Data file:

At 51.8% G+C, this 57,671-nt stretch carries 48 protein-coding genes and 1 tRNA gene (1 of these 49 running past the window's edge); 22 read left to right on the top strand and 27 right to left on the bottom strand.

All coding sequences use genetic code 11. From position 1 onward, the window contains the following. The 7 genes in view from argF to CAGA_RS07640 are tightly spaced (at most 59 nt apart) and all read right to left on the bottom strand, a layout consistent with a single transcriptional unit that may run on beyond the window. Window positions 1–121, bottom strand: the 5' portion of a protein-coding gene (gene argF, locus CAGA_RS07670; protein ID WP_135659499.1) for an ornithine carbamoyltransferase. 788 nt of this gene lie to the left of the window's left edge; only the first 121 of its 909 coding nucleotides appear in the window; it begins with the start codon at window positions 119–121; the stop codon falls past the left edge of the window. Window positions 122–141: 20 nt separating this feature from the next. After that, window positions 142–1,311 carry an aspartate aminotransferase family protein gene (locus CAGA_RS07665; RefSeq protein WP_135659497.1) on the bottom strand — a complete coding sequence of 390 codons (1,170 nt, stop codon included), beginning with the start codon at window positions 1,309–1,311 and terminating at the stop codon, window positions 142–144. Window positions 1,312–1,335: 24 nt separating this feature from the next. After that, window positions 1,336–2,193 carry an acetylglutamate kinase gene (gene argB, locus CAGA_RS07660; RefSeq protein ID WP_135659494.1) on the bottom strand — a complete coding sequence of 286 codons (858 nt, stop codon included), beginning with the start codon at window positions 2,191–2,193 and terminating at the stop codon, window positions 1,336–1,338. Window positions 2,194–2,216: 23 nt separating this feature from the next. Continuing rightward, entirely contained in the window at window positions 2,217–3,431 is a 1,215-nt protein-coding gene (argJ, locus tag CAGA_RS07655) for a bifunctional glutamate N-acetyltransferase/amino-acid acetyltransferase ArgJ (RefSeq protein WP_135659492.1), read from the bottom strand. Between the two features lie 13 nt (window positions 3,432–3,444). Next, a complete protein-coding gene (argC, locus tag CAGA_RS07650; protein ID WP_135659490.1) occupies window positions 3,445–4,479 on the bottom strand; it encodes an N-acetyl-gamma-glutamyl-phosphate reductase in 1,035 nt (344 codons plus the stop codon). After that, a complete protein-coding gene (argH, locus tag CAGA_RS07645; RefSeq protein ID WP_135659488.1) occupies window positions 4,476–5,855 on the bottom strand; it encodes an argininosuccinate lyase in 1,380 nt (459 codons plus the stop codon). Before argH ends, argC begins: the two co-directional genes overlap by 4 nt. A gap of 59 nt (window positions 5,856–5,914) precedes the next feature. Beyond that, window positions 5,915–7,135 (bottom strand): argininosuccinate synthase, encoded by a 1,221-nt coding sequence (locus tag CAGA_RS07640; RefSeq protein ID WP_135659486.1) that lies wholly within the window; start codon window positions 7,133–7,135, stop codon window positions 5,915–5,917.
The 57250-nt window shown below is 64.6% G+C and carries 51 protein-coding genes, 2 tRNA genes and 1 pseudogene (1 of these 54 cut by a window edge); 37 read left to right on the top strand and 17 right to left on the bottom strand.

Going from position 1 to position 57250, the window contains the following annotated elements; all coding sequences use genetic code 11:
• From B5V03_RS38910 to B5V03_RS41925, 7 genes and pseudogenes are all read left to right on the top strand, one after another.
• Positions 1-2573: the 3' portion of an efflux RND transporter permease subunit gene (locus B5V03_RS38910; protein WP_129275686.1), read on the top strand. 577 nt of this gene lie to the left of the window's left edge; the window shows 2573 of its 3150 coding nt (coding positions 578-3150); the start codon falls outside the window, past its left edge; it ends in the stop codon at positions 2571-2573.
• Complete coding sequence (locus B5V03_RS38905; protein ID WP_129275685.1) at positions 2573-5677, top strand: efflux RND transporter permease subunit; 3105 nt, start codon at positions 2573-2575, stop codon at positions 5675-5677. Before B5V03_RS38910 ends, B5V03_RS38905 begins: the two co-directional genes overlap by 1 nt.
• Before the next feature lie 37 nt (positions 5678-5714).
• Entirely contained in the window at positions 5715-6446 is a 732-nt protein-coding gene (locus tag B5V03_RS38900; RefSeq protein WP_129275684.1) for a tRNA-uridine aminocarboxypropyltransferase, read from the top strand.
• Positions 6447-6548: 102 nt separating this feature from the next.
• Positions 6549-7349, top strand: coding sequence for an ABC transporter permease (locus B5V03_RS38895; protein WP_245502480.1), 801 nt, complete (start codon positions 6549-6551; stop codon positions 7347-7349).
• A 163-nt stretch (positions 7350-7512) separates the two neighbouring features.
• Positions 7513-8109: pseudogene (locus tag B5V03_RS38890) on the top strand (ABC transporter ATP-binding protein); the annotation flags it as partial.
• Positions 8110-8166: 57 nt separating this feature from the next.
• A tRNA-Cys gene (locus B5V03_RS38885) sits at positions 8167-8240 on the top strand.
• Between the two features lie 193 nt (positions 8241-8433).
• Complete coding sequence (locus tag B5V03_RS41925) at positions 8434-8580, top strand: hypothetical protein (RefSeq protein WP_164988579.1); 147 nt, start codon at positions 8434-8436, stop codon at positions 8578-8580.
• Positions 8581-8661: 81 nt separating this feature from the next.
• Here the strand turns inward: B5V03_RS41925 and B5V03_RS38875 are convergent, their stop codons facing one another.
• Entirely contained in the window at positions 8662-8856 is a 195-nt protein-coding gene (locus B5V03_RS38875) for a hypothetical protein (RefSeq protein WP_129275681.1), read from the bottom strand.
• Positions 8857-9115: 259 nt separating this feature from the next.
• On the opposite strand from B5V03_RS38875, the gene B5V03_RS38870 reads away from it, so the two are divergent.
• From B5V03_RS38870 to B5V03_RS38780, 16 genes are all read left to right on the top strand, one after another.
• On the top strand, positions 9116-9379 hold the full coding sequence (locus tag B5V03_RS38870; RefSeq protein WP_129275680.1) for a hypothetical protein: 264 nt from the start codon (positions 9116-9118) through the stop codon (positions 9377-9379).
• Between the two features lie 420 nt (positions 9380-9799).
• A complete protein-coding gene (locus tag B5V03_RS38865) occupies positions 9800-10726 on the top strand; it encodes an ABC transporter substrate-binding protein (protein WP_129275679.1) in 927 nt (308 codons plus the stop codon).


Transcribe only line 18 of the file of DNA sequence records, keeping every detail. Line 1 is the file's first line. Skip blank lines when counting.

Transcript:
• Positions 8581-8661: 81 nt separating this feature from the next.